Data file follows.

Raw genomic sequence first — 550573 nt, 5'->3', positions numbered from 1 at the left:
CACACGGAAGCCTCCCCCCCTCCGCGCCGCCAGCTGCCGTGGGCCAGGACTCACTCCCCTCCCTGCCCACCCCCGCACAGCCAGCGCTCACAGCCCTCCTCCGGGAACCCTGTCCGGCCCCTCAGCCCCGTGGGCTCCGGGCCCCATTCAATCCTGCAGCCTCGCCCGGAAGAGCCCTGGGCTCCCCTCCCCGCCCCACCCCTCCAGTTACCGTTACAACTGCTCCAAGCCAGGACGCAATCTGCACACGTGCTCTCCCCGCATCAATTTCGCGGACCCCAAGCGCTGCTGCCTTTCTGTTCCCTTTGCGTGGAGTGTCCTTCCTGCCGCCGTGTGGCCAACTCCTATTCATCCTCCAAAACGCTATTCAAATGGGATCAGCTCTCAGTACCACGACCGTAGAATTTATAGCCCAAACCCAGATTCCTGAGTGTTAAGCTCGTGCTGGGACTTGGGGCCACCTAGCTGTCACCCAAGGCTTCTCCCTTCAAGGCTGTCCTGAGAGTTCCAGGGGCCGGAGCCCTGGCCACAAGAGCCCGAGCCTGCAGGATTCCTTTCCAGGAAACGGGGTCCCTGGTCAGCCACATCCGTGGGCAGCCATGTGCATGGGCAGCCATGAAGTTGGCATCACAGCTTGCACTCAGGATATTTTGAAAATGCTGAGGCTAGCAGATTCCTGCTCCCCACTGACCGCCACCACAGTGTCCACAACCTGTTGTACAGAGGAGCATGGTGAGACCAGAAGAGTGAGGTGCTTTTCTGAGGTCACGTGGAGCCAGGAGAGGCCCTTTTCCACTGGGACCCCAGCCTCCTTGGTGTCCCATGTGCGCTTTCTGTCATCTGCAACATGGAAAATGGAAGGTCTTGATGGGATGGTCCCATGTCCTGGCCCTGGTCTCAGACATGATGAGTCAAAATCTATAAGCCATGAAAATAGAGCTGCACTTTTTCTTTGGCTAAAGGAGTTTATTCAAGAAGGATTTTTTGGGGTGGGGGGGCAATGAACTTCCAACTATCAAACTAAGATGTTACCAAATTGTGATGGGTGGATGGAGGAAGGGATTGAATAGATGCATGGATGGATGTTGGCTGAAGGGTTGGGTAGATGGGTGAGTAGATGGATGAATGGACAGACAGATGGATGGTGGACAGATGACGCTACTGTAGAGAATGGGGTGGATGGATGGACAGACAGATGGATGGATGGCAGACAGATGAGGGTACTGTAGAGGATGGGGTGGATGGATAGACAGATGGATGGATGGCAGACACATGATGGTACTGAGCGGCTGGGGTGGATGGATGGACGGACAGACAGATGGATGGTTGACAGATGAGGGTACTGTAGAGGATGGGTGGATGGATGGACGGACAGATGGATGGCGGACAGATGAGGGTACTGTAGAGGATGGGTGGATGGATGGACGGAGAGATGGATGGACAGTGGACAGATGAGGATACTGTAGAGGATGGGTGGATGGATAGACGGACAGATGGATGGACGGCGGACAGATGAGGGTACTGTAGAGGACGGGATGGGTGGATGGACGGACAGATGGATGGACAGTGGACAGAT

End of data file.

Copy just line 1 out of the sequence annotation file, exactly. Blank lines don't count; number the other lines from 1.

Raw genomic sequence first — 550573 nt, 5'->3', positions numbered from 1 at the left: